2 celery stalks, chopped
1 med-large onion, chopped
1 lb. Italian sausage, sliced into 1 inch pieces
5 cups water
4 cups beef broth
2-3 cups kale leaves, trimmed and chopped
1.) Put one large pot and one skillet on the stove. In the skillet, heat a couple of teaspoons of olive oil over medium-high heat and cook sausage, onion, celery, garlic and carrots until sausage is browned and vegetables are soft but not mushy, about 7-8 minutes.
2.) Meanwhile, in stock pot, heat another teaspoon of olive oil and gently toast the lentils with a bay leaf for a couple of minutes. Add the water and beef broth and bring to a boil.
3.) When cooked, add the sausage mixture with a slotted spoon to the soup. Bring to a boil, and then turn down to a simmer for 25-30 minutes.
4.) Take a taste. If it needs more liquid, add a cup more water and a bouillon cube. During the last 5 minutes of cooking, stir in the kale. Serve with a sprinkle of parmesan cheese.
If I had discovered how easy homemade ricotta cheese was to make earlier in my life, it might have taken a different path. Ricotta from scratch is so easy and so good, I probably would have become a traveling cannoli salesman or something.
It may seem as though I’m dogging on the South a little bit lately, and I want to set the record straight that this is not the case. There are some things that the South is considerably superior over the geographic North. Namely, grocery stores.
Seriously, North, you don’t know what you’re missing.
And although there are many fine supermarkets to choose from here, Publix is, and has been, my personal favorite for almost 20 years. This is not a sponsored post, (but call me Publix, we’ll talk) but frequently this store, and others, offer excellent, fresh, ingredients and very reasonable prices.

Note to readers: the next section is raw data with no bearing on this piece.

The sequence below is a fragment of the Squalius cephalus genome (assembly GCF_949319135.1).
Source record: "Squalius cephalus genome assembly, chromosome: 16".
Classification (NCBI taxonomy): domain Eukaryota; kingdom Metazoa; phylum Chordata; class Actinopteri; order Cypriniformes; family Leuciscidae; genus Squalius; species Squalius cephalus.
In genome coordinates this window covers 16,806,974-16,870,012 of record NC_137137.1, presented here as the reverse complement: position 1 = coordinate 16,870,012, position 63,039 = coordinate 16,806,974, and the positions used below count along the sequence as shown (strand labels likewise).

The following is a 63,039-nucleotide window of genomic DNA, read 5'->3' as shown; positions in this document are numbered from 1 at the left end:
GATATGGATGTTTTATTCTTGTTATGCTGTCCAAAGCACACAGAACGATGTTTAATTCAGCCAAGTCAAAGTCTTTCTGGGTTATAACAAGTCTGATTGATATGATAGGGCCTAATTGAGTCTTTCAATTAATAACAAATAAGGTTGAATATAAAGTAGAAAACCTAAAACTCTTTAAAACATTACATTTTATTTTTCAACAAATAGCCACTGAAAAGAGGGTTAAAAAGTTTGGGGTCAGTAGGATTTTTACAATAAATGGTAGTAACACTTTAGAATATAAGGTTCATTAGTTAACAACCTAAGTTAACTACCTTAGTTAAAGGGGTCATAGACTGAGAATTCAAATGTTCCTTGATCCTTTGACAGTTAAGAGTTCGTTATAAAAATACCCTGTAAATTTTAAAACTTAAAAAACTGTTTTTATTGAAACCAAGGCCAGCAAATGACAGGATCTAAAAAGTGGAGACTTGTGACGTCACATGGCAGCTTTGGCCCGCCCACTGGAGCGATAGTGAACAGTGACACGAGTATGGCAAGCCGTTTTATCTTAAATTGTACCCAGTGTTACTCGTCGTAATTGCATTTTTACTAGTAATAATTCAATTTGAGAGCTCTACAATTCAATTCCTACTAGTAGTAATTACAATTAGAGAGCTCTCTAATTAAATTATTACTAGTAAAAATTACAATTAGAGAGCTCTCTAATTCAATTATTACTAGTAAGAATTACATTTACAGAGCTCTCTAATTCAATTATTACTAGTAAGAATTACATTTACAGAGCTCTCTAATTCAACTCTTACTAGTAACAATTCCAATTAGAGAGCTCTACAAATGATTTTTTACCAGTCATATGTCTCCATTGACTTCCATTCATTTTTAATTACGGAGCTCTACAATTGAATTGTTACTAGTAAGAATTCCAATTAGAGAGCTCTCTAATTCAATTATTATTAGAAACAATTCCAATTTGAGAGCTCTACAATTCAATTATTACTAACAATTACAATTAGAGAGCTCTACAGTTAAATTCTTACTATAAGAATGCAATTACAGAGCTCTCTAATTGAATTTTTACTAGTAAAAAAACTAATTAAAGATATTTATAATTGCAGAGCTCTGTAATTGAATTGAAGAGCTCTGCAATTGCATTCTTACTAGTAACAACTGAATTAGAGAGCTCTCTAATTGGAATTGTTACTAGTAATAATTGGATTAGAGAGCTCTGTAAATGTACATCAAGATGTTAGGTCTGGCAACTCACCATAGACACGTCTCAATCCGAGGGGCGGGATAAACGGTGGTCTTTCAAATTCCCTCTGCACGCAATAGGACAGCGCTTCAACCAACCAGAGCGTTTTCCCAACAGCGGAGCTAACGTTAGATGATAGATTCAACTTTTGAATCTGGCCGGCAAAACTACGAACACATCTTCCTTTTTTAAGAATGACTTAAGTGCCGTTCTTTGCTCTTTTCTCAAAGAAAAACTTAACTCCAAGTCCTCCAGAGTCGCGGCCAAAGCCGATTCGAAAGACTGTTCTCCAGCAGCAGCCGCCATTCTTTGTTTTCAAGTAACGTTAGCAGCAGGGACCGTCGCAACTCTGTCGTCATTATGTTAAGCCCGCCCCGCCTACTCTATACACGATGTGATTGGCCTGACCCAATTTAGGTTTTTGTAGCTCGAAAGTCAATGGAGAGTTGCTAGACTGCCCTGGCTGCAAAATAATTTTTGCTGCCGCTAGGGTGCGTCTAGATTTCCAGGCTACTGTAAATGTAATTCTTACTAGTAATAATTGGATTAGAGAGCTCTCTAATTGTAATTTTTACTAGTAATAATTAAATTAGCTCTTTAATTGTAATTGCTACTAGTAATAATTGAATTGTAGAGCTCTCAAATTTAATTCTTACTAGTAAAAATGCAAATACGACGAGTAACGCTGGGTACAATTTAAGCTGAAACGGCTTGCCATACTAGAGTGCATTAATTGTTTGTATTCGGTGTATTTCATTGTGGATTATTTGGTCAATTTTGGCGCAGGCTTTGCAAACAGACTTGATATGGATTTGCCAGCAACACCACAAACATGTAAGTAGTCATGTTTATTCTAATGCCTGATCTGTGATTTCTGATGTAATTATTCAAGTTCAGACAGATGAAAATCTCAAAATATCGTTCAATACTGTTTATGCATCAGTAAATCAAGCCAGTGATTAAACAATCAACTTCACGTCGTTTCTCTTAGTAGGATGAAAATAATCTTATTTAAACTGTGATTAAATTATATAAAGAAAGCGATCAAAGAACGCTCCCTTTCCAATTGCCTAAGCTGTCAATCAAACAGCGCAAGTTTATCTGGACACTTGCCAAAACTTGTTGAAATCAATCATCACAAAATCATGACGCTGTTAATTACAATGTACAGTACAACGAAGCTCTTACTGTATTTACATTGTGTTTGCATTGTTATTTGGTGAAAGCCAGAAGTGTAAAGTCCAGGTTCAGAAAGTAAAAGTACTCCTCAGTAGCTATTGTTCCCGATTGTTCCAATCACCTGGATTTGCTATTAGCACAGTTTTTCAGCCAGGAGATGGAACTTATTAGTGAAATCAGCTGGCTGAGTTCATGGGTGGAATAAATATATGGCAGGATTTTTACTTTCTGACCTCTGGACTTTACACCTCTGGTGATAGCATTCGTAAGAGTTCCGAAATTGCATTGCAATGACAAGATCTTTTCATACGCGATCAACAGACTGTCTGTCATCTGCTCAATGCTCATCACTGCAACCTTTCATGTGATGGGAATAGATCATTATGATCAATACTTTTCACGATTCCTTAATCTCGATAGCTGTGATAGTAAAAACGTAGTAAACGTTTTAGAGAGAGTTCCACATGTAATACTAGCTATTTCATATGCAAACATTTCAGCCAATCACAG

This week, fresh figs, (Brown Turkey, Black Mission, Kadota) are on sale as they are about twice a year. I always want to figure out a way to use them because I just can’t pass them up easily when they are that plentiful and cheap.
So I came up with this recipe using another fine grocery store secret–fresh pizza dough from the bakery section–for a lovely appetizer or light dinner. So easy but it will look and taste as though you’ve hired a personal chef.
Fresh Fig, Walnut and Goat Cheese Pizza
Pizza dough from the bakery (if you use a tube that’s been sitting in the refrigerator case we’re going to fight.)
2-4 fresh figs, sliced thinly
1/4 cup walnuts
2 oz. goat cheese
Honey, enough to drizzle
1.) Preheat the oven to 400°. Divide pizza dough in half, and roll out to desired shape and thickness. (It will rise in the oven.)
2.) Place dough on a pizza stone or baking sheet, drizzle with olive oil and lightly salt. Top with sliced figs and walnuts.
3.) Bake for about 15-20 minutes–check frequently so it doesn’t burn. Remove from oven, and sprinkle goat cheese on the warm pizza. Drizzle with honey and enjoy no matter where you live.
We’ve discussed how they are trying to pretend summer is over for us all by starting school so a-b-c-d-e-effing early, but as long as Labor Day is still weeks ahead, we all know the truth.
Here’s a great baked bean dish to eat every day until September.
Slow-cooker BBQ Beans
(You can also bake these in a 350 degree oven for an hour, but throwing them into a Crock-pot the morning of a cookout is so much easier.)
10 oz of bacon (or more)
1 onion, large diced
1 (15 oz) can of black beans, drained
1 (15 oz) can of garbanzo beans or chick peas, drained
1 (15 oz ) can of red, white or Great Northern beans, drained